By Sea


This is the truck, delivering our stuff

We have stuff!  (Oh boy, do we ever!)  Our sea shipment, which contained most of our belongings, arrived today.  We STILL don’t have our air shipment.  Although that doesn’t comprise much of our stuff by volume, it is specifically the things we felt like we’d need the most urgently upon our arrival.  We don’t even yet have any idea when we will get it).But for today, that doesn’t matter.  We have clothes.  We have furniture.  We have toys and cribs and changing tables for the boys.The movers unpacked most things, and assembled it all, but there’s still a lot of organizing to do.  Having lived for over a month without this stuff, I have two principal thoughts:  first, that I have never been so grateful to unpack and organize a house full of boxes, and second, that I own WAY too many things.074

17,000 and 4

I just found out that the first district of Vienna (where we’ll be living) is, by population, the smallest in all of Vienna:  the population is just over 17,000.  It’s the geographic and symbolic center of the city, and for historical purposes, the first district IS Vienna — the other districts, which had been “the outskirts” weren’t added to the city until 1850 (or later, in some cases).  Tomorrow, we will add 4 (plus Bailey) to the relatively small population of the first district of Vienna:  we move into our apartment.

We still don’t have any of our stuff (other than what we carried over in our suitcases) but Dan’s friends and coworkers have done an amazing job outfitting our new place so that we are almost certain to be more comfortable there than we have been here.  (There were a few uncertain moments earlier today when we thought we might not have the power on there, but it turns out we do.)  We have a place for everyone to sleep (including a spare air mattress, just in case), we have sheets and blankets, we have plates, utensils and cups, we have a promise of towels (although we still need to pick those up).  And, we have a fair bit of furniture that the apartment came with, including a dining room table and chairs as well as some seating for the living room.  We’ll be living in high style!

And the best news of all:  we should be getting our sea shipment on Monday.  Our sea shipment, not our air shipment.  (Boy, I’m sure glad we packed all that stuff we’d need for the first month into that air shipment!)  The sense of relief that it brings to know that we will have so much of our stuff so soon is massive.  Come Monday, we will have clothes, furniture, toys . . . nearly everything.  Of course, then begins the process of REALLY setting up our home — but if there is one thing that I’ve gotten from the experience of this past month, I think it will be a real sense of gratitude for exchanging this new task for the one I’ve been facing.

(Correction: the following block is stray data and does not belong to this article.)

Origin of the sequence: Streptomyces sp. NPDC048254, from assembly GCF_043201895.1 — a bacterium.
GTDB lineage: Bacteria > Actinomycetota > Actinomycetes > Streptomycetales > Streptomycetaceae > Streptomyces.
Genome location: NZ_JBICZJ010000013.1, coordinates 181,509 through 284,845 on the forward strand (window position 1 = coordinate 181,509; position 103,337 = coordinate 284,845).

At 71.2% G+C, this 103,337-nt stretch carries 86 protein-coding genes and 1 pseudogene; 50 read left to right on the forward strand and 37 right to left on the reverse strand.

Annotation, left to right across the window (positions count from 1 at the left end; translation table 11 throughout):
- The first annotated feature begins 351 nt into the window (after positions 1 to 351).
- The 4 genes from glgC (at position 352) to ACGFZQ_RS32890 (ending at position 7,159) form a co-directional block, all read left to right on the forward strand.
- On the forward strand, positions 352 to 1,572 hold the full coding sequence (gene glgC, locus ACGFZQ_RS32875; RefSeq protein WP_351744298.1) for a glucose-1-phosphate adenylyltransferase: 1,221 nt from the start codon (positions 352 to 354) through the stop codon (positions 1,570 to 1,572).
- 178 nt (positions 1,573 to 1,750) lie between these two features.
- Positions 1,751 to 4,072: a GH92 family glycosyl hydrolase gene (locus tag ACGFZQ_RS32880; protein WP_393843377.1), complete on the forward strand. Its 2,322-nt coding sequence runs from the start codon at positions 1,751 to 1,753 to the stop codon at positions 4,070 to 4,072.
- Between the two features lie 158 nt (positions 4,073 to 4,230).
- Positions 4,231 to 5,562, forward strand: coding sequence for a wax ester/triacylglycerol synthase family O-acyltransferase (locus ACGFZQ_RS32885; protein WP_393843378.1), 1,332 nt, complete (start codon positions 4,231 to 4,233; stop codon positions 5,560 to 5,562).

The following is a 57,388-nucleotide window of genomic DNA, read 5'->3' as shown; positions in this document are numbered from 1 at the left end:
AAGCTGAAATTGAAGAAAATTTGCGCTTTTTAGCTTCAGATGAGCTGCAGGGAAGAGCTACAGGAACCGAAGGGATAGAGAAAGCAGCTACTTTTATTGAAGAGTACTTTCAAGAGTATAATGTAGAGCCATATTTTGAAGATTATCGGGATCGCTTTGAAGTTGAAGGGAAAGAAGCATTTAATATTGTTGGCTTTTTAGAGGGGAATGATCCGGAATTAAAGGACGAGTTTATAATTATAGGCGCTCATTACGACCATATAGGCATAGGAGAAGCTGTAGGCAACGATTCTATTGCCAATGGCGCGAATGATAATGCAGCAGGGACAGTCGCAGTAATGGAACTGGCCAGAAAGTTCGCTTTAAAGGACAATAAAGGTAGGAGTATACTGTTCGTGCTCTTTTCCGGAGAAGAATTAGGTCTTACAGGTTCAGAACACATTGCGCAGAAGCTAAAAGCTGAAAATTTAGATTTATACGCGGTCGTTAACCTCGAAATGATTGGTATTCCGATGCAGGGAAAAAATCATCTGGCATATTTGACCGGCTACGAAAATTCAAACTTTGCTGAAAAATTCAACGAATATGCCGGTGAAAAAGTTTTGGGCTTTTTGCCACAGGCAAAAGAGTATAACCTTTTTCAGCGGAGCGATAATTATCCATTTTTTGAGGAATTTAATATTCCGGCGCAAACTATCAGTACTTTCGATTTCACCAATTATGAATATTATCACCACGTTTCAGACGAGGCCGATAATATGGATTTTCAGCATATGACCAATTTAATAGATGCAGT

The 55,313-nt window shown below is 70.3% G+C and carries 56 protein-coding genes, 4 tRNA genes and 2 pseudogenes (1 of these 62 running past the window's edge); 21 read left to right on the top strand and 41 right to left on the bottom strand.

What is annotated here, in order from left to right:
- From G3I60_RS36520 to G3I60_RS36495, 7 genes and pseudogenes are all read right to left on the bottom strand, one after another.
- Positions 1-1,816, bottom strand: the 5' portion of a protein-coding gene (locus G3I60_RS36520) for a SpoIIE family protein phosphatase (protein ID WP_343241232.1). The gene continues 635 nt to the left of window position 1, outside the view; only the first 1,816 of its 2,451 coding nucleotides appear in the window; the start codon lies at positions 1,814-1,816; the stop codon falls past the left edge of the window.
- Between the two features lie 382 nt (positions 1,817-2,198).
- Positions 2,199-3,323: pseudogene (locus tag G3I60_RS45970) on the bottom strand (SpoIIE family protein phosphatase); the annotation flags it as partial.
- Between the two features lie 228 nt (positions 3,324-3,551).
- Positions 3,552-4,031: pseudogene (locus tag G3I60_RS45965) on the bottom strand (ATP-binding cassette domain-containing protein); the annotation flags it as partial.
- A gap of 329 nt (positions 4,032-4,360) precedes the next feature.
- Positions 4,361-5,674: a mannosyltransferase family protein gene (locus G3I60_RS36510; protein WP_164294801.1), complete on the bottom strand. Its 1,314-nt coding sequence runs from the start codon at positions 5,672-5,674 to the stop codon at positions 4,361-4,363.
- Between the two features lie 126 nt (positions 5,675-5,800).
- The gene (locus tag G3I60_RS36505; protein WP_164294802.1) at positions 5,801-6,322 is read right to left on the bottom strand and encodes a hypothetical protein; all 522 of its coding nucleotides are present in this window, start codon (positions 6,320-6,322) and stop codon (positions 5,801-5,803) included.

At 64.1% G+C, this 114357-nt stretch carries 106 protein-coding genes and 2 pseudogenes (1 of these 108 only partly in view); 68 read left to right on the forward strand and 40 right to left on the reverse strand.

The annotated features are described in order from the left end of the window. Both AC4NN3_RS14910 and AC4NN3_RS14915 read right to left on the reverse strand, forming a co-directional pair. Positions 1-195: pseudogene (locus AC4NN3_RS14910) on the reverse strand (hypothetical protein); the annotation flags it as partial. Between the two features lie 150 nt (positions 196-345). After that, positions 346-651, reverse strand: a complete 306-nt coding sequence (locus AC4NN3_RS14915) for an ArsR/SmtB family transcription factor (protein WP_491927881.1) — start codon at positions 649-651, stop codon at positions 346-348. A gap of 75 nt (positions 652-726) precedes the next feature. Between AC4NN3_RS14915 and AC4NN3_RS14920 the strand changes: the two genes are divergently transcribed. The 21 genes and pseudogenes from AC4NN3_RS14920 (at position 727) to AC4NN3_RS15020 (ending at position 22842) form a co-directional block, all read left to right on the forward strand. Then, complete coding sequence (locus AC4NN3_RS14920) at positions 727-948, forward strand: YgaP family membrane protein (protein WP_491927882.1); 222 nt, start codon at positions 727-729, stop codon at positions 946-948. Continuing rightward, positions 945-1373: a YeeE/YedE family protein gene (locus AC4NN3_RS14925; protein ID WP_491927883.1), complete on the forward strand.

That had better not be an oncoming train

There is light at the end of the tunnel.  We’re getting there.  No, we’re not getting our stuff, but we probably are moving in to our new place.  Dan sent out a pleading email today (it contained the phrase, “my wife is going crazy”) to his new coworkers asking for help in getting the things we absolutely must have to move out of here and into “our” apartment:  a crib for Liam, a mattress for Benjamin and some plates and utensils (he also asked for some things we don’t need but which would be nice, like a changing table, a baby bath, blankets, sheets and an air mattress for Dan & I).  Thankfully, these people have all been there — the nice thing about the UN is that everyone is from somewhere else — so people inundated Dan today with offers to help.

We’re being loaned a portacrib for Liam, a mattress for Benjamin, a changing pad and a baby bath (at least).  Two coworkers are taking their lunch tomorrow to help Dan collect the items and move items into our new place.  I can’t get everything in this place together by noon tomorrow, so we won’t *actually* move until Saturday, but we could theoretically spend tomorrow night in our new place if we want to.  I am so grateful for everyone’s generosity.

There are some down sides.  Principally, we won’t have internet (which we’ve been relying on heavily since arriving) and there aren’t curtains on the windows (that, at least, needs to be addressed pretty immediately, or no one will be getting much sleep).  We also have access to a washer/dryer here (only one for the whole building, but still) and we won’t at “home”.  I don’t think it’s really going to feel like “home” until we get at least some of our things, but at least we won’t be financially supporting three apartments (our condo in VA, our temporary place and “our” place that we’re moving in to).

Frankly, the whole “camping” thing has really lost its lustre for me — it was a fun part of this adventure for the first few days, but camping for a month, especially when it isn’t on purpose, is just being homeless.  This time last month we were at the airport, getting checked in and heading to our flight.  We’re still going to be “roughing it” at the new place, but at least we can be actively moving towards setting it up as a home, rather than continuing to be in limbo.  For now, this seems like progress (but check with me again next week).